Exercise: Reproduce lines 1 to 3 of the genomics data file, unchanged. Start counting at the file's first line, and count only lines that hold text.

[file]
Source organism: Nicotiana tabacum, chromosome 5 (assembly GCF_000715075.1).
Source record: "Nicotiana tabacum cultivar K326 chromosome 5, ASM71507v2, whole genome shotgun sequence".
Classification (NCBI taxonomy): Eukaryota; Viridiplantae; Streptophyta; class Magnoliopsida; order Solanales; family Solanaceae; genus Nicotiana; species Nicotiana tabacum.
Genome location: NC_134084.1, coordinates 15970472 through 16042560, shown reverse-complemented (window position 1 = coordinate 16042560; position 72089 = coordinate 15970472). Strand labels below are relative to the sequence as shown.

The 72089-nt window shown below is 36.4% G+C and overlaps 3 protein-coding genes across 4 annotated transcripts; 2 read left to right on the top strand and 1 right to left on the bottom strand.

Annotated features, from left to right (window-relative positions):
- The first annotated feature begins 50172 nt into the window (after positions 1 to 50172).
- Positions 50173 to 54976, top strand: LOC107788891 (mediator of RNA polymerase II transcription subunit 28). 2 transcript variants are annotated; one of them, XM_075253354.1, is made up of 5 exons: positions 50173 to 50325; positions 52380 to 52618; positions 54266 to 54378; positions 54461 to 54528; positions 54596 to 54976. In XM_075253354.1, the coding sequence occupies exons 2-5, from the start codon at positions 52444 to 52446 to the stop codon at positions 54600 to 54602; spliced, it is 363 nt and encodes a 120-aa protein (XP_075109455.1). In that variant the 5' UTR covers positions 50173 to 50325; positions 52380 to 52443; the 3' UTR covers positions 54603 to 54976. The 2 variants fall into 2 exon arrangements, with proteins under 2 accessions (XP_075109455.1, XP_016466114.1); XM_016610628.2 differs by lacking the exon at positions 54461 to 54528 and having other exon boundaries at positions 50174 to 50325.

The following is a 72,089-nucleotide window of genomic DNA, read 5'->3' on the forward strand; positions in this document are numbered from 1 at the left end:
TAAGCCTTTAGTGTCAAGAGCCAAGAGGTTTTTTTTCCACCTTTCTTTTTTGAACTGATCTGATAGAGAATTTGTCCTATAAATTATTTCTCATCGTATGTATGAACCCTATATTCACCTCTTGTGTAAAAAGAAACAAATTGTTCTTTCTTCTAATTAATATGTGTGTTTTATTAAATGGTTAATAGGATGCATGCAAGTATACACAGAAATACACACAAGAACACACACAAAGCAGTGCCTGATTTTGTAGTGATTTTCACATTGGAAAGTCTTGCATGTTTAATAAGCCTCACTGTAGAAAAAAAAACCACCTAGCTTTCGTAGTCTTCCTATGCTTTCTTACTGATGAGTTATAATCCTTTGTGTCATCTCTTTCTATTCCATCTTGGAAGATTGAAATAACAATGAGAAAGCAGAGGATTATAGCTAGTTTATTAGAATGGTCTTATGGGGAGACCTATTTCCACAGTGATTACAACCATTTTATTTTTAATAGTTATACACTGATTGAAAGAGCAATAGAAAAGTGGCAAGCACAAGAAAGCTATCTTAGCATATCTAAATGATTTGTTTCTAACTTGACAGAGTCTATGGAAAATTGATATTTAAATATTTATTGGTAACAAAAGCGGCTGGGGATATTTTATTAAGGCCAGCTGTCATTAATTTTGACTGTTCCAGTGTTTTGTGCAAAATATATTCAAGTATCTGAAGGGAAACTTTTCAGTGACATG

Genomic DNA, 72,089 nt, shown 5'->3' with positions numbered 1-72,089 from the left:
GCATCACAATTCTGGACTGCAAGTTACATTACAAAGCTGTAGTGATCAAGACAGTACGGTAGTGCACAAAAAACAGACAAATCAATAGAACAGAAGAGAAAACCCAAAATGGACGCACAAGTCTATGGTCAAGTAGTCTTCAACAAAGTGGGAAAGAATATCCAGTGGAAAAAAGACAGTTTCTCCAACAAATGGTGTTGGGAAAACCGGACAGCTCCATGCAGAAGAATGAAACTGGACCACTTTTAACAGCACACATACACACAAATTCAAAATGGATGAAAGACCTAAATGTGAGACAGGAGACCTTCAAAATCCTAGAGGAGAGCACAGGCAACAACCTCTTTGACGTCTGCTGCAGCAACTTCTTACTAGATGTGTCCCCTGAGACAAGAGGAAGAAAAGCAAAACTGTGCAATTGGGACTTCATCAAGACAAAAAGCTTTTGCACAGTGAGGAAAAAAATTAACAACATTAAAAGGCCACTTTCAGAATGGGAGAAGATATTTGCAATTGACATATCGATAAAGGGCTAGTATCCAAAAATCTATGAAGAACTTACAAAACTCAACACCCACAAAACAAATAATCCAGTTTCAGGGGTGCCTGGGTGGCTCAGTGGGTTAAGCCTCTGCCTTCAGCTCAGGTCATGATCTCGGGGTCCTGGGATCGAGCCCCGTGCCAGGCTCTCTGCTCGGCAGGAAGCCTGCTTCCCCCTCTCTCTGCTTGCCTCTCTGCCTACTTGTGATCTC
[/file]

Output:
Source organism: Nicotiana tabacum, chromosome 5 (assembly GCF_000715075.1).
Source record: "Nicotiana tabacum cultivar K326 chromosome 5, ASM71507v2, whole genome shotgun sequence".
Classification (NCBI taxonomy): Eukaryota; Viridiplantae; Streptophyta; class Magnoliopsida; order Solanales; family Solanaceae; genus Nicotiana; species Nicotiana tabacum.